The plane and train maker said its prototype flew for 2 hours and 27 minutes from its factory near Toronto. The aircraft reached a speed of 240 knots or about 276 miles per hour and an altitude of 20,000 feet as pilots tested the jet's controls.
When it begins flying in the second half of 2018, it will cruise as high as 51,000 feet and dash at 92.5% of the speed of sound and seat up to 17. Each one costs $72.8 million.
The Global 7000.
Bombardier says the jet will fly as far as 7,400 nautical miles at a slower speed in a single stretch with eight passengers and four crew aboard. That's enough to connect New York with Shanghai or London with Buenos Aires, and it's as far as a much-larger Boeing or Airbus airliner can fly with 300 passengers.
The current-generation of Global jets that Bombardier makes is the company's single biggest revenue generator for its aerospace division. However, production in its factories and at its rivals have been falling amid political and economic woes in Russia, China, the Middle East and South America.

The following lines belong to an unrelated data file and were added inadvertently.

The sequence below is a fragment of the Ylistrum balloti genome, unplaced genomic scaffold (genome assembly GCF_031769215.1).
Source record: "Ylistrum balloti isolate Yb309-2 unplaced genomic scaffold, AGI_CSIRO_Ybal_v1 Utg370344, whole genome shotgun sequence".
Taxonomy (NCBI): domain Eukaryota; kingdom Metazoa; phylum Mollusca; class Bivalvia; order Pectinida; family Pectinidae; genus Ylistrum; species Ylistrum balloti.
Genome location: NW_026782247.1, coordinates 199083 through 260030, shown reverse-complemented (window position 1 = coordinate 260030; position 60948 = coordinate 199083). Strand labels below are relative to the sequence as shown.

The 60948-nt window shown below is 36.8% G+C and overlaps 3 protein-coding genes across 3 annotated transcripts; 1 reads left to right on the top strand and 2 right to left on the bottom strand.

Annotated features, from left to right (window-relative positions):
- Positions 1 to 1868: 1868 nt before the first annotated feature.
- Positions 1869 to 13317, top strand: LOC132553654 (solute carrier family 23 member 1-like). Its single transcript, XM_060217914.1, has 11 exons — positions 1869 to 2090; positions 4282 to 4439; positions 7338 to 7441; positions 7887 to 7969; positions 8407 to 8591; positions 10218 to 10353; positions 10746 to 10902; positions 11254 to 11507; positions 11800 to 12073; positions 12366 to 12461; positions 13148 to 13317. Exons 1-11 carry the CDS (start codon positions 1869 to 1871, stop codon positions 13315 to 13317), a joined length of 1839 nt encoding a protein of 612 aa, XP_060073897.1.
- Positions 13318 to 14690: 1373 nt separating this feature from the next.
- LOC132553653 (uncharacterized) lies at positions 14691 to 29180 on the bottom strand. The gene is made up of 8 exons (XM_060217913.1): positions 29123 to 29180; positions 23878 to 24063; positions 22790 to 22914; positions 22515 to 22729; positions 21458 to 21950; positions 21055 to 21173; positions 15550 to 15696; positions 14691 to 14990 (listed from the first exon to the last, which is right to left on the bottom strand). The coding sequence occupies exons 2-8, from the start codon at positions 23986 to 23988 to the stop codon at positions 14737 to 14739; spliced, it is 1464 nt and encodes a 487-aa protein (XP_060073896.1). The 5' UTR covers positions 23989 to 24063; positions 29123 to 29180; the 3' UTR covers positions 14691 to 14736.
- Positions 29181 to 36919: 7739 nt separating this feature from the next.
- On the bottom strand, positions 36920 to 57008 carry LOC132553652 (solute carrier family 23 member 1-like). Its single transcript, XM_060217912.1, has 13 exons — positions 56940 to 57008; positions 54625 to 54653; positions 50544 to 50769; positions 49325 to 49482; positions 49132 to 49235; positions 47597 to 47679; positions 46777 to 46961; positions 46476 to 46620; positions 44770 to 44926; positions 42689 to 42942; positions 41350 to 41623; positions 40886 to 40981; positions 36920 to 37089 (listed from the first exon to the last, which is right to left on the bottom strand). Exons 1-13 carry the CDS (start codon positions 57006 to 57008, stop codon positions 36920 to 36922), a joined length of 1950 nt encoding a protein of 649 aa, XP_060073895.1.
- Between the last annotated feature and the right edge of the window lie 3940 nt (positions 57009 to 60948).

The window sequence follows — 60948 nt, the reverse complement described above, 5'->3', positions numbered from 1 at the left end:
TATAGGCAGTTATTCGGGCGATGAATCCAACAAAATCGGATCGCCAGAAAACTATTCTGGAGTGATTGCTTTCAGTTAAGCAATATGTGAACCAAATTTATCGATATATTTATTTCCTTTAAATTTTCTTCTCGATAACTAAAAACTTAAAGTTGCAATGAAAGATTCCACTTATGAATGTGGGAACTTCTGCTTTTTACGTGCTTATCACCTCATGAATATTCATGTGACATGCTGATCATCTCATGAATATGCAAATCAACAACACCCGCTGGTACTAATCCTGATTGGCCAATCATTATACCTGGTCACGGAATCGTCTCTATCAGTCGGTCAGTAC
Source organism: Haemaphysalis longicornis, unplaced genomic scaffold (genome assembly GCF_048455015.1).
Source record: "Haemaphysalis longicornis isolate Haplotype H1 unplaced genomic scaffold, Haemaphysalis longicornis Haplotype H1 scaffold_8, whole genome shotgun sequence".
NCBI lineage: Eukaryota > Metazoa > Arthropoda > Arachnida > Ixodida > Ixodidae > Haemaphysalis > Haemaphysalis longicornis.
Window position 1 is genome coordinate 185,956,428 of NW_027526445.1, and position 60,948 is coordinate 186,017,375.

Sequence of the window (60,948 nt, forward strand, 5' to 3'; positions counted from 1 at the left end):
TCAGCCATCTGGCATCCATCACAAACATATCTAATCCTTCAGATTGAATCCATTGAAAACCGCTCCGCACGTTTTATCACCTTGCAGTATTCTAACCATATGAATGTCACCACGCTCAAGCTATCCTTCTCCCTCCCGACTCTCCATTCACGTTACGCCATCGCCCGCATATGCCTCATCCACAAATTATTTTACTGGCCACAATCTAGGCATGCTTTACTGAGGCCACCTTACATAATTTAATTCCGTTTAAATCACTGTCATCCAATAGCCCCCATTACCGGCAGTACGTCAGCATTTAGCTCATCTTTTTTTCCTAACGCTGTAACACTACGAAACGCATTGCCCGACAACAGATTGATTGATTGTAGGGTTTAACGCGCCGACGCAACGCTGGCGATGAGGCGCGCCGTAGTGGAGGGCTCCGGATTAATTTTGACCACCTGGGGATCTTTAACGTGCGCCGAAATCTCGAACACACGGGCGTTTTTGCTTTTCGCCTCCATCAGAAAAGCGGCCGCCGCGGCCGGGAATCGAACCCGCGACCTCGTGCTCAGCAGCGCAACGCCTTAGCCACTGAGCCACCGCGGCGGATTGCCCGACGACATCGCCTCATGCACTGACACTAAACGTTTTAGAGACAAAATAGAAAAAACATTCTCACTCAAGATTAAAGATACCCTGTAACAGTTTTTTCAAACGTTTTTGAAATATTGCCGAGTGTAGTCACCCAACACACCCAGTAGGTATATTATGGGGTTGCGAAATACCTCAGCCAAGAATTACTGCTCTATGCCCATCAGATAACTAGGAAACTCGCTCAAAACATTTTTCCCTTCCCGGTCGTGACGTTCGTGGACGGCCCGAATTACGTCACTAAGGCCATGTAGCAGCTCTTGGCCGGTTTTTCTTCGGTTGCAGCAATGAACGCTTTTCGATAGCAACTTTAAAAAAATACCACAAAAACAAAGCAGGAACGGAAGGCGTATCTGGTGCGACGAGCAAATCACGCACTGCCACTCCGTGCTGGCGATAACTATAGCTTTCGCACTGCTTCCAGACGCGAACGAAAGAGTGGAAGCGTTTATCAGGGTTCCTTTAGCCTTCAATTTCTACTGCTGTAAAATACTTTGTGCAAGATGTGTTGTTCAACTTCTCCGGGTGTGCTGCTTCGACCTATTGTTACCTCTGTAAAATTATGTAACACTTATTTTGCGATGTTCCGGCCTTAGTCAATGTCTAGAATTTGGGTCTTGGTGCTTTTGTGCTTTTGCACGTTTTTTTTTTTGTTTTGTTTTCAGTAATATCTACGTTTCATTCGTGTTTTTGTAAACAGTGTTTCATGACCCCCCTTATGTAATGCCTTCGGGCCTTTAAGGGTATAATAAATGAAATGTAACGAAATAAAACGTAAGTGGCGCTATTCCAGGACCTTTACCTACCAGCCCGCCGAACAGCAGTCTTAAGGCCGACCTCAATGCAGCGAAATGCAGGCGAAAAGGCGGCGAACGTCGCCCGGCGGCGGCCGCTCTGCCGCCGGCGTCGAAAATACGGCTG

Bombardier hopes the Global 7000 will stimulate demand and represent a cash-cow for the plane maker.
Bombardier, U.S. rival Gulfstream and France's Dassault are fighting for well-heeled buyers of the biggest business jets.
Dassault delivered its first Falcon 8X last month and Savannah, Georgia-based Gulfstream has been pumping out its G650 since 2012. That model and an extended range sibling can fly 7,500 nautical miles non-stop. Both compete with Bombardier's Global.